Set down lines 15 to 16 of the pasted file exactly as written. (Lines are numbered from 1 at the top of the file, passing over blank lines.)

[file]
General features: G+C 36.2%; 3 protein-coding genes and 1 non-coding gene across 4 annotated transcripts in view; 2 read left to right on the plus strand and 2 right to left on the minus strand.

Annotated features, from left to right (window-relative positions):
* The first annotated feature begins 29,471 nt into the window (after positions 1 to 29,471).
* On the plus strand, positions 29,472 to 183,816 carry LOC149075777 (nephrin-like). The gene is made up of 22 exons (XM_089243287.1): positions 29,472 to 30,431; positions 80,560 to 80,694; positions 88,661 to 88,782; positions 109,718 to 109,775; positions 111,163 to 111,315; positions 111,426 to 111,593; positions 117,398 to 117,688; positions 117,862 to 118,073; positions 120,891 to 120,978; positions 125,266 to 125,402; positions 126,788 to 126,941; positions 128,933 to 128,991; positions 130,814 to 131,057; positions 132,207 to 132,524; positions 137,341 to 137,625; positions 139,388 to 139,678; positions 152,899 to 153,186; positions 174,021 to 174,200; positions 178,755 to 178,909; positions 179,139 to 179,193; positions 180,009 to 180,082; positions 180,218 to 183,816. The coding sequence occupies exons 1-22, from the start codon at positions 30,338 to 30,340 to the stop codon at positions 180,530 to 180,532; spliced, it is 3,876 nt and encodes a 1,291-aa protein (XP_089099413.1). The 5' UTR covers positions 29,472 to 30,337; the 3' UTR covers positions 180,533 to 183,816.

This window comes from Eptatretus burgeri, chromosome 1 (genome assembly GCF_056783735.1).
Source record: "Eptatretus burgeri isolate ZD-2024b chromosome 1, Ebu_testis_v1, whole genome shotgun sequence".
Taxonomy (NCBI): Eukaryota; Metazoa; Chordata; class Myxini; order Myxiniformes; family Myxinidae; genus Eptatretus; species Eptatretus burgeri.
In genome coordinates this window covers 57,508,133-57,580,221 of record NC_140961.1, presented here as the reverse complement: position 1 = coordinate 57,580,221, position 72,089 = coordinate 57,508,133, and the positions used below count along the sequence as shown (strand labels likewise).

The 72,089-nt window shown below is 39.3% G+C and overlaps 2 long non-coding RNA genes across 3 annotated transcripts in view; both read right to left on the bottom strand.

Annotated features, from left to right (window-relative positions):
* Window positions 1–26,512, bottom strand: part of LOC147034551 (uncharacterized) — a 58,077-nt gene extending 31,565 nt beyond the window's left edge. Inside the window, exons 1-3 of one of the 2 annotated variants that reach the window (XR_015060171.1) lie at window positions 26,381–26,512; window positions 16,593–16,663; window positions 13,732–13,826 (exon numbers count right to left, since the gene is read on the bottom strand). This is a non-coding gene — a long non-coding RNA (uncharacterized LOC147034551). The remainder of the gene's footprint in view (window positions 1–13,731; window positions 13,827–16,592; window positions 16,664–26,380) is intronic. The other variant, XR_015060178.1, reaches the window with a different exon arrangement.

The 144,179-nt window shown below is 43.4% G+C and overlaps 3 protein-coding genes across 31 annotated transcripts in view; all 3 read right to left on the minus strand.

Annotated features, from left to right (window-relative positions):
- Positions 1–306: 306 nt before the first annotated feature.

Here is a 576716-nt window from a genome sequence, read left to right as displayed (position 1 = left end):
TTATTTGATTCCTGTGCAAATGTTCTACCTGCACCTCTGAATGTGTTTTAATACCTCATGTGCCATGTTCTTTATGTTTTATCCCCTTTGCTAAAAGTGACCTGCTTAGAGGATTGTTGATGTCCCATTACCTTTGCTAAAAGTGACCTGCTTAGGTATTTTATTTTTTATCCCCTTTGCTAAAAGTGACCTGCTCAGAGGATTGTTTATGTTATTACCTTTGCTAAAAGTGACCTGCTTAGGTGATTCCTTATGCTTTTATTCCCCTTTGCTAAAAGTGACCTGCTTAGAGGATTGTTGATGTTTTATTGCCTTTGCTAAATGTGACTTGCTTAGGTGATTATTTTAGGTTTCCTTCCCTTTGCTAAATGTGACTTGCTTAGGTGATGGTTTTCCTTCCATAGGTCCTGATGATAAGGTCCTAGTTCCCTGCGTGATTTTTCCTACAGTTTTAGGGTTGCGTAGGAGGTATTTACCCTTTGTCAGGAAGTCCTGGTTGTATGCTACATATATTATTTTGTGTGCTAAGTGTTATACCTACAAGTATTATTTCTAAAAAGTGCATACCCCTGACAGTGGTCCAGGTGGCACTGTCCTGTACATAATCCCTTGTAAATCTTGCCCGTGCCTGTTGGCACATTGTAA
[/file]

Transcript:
Here is a 576716-nt window from a genome sequence, read left to right as displayed (position 1 = left end):
TTATTTGATTCCTGTGCAAATGTTCTACCTGCACCTCTGAATGTGTTTTAATACCTCATGTGCCATGTTCTTTATGTTTTATCCCCTTTGCTAAAAGTGACCTGCTTAGAGGATTGTTGATGTCCCATTACCTTTGCTAAAAGTGACCTGCTTAGGTATTTTATTTTTTATCCCCTTTGCTAAAAGTGACCTGCTCAGAGGATTGTTTATGTTATTACCTTTGCTAAAAGTGACCTGCTTAGGTGATTCCTTATGCTTTTATTCCCCTTTGCTAAAAGTGACCTGCTTAGAGGATTGTTGATGTTTTATTGCCTTTGCTAAATGTGACTTGCTTAGGTGATTATTTTAGGTTTCCTTCCCTTTGCTAAATGTGACTTGCTTAGGTGATGGTTTTCCTTCCATAGGTCCTGATGATAAGGTCCTAGTTCCCTGCGTGATTTTTCCTACAGTTTTAGGGTTGCGTAGGAGGTATTTACCCTTTGTCAGGAAGTCCTGGTTGTATGCTACATATATTATTTTGTGTGCTAAGTGTTATACCTACAAGTATTATTTCTAAAAAGTGCATACCCCTGACAGTGGTCCAGGTGGCACTGTCCTGTACATAATCCCTTGTAAATCTTGCCCGTGCCTGTTGGCACATTGTAA